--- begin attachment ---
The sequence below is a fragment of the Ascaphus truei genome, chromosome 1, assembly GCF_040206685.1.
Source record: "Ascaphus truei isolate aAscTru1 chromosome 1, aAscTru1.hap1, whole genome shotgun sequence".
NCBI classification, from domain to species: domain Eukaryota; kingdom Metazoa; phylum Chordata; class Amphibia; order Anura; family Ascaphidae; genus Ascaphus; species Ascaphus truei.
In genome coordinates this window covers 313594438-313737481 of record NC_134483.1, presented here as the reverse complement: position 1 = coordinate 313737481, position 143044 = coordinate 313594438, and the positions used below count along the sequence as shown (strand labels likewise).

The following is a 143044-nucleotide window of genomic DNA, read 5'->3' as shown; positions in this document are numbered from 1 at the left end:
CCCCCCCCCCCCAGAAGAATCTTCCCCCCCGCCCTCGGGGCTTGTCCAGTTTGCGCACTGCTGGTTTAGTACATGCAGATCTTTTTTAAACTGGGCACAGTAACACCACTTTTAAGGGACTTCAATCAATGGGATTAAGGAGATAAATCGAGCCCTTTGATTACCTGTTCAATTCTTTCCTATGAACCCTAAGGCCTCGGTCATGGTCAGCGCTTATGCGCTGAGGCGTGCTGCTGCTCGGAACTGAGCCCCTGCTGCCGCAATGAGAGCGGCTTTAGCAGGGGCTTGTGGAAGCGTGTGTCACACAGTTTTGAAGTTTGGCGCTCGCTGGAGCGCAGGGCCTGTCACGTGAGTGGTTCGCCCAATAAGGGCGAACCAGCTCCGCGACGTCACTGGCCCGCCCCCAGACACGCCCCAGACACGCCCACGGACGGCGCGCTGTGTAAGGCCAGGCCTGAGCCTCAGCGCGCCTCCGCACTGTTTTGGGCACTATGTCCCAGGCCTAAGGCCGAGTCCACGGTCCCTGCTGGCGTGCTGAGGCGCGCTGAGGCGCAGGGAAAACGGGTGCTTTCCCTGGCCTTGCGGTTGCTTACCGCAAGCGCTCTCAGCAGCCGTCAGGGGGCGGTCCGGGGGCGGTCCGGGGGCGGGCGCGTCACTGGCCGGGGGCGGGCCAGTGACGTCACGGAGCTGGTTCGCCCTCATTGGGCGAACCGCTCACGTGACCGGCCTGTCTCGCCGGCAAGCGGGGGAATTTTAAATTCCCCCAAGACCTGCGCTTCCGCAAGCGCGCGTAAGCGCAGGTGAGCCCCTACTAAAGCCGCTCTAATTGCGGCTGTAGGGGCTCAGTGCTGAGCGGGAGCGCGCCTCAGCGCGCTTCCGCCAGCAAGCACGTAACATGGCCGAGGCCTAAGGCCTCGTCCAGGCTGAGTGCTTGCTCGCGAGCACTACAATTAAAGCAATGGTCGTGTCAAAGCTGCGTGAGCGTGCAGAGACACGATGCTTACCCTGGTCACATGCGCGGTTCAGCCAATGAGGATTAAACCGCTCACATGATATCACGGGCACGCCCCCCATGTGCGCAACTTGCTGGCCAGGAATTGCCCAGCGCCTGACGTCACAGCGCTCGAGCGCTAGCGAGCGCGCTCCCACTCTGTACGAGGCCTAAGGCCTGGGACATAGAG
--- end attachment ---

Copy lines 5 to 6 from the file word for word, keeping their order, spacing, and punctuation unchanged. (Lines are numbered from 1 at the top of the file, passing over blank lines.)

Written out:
The following is a 143044-nucleotide window of genomic DNA, read 5'->3' as shown; positions in this document are numbered from 1 at the left end:
CCCCCCCCCCCCAGAAGAATCTTCCCCCCCGCCCTCGGGGCTTGTCCAGTTTGCGCACTGCTGGTTTAGTACATGCAGATCTTTTTTAAACTGGGCACAGTAACACCACTTTTAAGGGACTTCAATCAATGGGATTAAGGAGATAAATCGAGCCCTTTGATTACCTGTTCAATTCTTTCCTATGAACCCTAAGGCCTCGGTCATGGTCAGCGCTTATGCGCTGAGGCGTGCTGCTGCTCGGAACTGAGCCCCTGCTGCCGCAATGAGAGCGGCTTTAGCAGGGGCTTGTGGAAGCGTGTGTCACACAGTTTTGAAGTTTGGCGCTCGCTGGAGCGCAGGGCCTGTCACGTGAGTGGTTCGCCCAATAAGGGCGAACCAGCTCCGCGACGTCACTGGCCCGCCCCCAGACACGCCCCAGACACGCCCACGGACGGCGCGCTGTGTAAGGCCAGGCCTGAGCCTCAGCGCGCCTCCGCACTGTTTTGGGCACTATGTCCCAGGCCTAAGGCCGAGTCCACGGTCCCTGCTGGCGTGCTGAGGCGCGCTGAGGCGCAGGGAAAACGGGTGCTTTCCCTGGCCTTGCGGTTGCTTACCGCAAGCGCTCTCAGCAGCCGTCAGGGGGCGGTCCGGGGGCGGTCCGGGGGCGGGCGCGTCACTGGCCGGGGGCGGGCCAGTGACGTCACGGAGCTGGTTCGCCCTCATTGGGCGAACCGCTCACGTGACCGGCCTGTCTCGCCGGCAAGCGGGGGAATTTTAAATTCCCCCAAGACCTGCGCTTCCGCAAGCGCGCGTAAGCGCAGGTGAGCCCCTACTAAAGCCGCTCTAATTGCGGCTGTAGGGGCTCAGTGCTGAGCGGGAGCGCGCCTCAGCGCGCTTCCGCCAGCAAGCACGTAACATGGCCGAGGCCTAAGGCCTCGTCCAGGCTGAGTGCTTGCTCGCGAGCACTACAATTAAAGCAATGGTCGTGTCAAAGCTGCGTGAGCGTGCAGAGACACGATGCTTACCCTGGTCACATGCGCGGTTCAGCCAATGAGGATTAAACCGCTCACATGATATCACGGGCACGCCCCCCATGTGCGCAACTTGCTGGCCAGGAATTGCCCAGCGCCTGACGTCACAGCGCTCGAGCGCTAGCGAGCGCGCTCCCACTCTGTACGAGGCCTAAGGCCTGGGACATAGAG